What kind of medical care do patients with COVID-19 need?
It’s the 20% of COVID-19 patients who get really, really sick that worry many of us in the infectious diseases field. A lot of these critically ill patients wind up needing to be hospitalized for their pneumonia-like illnesses. They typically require critical care and ventilation — special machines that help them breathe. And some need to stay on ventilators for weeks at a time. It’s this portion of patients that is most concerning. Depending on how many cases develop here in the U.S., providing that level of care for so many people over a number of weeks runs the risk of overwhelming the nation’s health care system pretty quickly. We can help prevent this kind of “surge” in patients by practicing social distancing (see below for more explanation).
How do you screen patients for COVID-19?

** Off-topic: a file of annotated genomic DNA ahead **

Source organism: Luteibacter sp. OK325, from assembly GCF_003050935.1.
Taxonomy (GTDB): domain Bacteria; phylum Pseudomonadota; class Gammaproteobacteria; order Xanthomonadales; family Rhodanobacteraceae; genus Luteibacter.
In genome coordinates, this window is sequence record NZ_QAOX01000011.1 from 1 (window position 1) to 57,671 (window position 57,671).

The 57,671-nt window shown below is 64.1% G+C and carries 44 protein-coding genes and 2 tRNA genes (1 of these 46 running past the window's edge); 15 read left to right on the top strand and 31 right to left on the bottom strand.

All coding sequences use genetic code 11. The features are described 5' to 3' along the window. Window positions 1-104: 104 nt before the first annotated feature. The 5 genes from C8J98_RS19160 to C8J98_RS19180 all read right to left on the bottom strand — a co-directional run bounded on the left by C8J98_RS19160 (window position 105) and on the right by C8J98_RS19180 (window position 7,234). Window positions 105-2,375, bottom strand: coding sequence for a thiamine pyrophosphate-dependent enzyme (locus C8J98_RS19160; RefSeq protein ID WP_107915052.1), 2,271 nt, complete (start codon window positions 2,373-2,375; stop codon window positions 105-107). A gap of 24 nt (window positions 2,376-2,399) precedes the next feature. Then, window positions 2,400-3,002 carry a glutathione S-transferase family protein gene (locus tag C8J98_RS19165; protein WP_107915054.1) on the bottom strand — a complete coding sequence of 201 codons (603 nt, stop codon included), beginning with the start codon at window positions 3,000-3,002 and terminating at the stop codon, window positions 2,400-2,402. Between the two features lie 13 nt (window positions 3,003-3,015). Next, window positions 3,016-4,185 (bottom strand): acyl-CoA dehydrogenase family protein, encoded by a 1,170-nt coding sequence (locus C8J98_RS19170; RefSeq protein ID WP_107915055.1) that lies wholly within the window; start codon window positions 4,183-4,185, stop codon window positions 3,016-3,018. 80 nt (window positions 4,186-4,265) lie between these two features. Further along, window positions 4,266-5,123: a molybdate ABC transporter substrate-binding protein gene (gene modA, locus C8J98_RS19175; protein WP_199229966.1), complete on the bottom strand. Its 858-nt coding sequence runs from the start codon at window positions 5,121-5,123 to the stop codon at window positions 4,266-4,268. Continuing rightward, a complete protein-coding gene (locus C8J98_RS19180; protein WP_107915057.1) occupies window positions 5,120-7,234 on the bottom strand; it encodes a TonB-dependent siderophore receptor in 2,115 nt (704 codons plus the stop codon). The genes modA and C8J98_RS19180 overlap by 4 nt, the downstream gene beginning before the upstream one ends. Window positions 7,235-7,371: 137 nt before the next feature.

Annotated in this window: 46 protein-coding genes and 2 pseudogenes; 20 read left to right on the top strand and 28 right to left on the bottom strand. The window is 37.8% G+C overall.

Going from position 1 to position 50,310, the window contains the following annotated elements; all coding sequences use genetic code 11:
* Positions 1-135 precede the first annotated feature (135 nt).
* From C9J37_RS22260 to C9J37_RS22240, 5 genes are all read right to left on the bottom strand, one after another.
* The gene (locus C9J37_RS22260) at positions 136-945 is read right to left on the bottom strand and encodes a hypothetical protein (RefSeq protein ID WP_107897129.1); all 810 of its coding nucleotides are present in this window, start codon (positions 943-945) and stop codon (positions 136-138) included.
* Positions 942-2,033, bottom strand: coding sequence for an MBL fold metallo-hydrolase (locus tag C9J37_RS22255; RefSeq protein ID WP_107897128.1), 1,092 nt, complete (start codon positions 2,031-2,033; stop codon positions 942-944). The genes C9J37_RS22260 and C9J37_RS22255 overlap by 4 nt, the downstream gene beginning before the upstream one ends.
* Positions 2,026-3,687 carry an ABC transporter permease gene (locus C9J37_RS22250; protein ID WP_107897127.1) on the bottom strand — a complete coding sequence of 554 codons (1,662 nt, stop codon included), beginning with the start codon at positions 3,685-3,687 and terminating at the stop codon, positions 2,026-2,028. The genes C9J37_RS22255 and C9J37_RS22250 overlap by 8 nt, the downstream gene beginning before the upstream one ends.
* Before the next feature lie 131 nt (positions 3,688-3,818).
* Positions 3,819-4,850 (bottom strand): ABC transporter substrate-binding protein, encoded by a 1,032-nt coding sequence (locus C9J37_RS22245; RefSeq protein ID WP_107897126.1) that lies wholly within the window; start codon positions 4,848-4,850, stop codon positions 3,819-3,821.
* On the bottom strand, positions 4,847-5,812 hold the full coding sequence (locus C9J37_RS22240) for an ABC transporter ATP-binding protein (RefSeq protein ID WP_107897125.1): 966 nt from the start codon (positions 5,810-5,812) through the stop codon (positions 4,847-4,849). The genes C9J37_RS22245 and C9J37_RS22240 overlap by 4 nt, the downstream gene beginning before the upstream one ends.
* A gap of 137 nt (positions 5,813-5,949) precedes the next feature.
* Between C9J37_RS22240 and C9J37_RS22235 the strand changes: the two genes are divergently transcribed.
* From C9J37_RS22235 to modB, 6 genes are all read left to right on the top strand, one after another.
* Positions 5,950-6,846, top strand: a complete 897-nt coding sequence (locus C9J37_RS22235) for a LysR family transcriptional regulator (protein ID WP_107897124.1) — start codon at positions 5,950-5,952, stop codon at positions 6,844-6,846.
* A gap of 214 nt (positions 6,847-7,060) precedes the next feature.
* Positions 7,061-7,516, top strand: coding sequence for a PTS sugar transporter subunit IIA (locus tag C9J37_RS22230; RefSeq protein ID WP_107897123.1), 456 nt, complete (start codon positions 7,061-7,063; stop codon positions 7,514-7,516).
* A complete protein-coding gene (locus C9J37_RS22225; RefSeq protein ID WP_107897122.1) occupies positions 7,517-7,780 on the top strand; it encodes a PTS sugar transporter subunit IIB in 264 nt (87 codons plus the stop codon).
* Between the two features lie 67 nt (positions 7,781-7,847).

At UChicago Medicine, our teams are following guidelines from the U.S. Centers for Disease Control and Prevention. That means we’re asking any patient who has respiratory symptoms and a fever if they’ve traveled to the affected areas in the past two weeks or been in close contact with someone who has COVID-19.
Patients who answer yes will immediately be given a facemask and put in an isolation room, which has special airflow designed to keep airborne germs from getting out into other rooms. Then, they’ll be tested for the usual seasonal respiratory viruses and, if those are negative, tests will be sent for COVID-19 as well. Turnaround time on the COVID lab test is 1-2 days. People will need to remain in isolation until they’re cleared. But they may not need to stay in the hospital. Most patients are well enough to rest at home while waiting for the test results.
We’re also instructing our clinical teams to follow standard infection control protocols. Our doctors, nurses and other clinical staff will wear protective gear, such as gowns, gloves, masks and eye shields. That’s what they do with anyone who has something like the flu and it’s the same steps we followed during the SARS and MERS outbreaks. We’re also reminding everyone to make sure to wash their hands regularly and avoid touching their faces — that’s good practice any time of the year, and especially during flu season.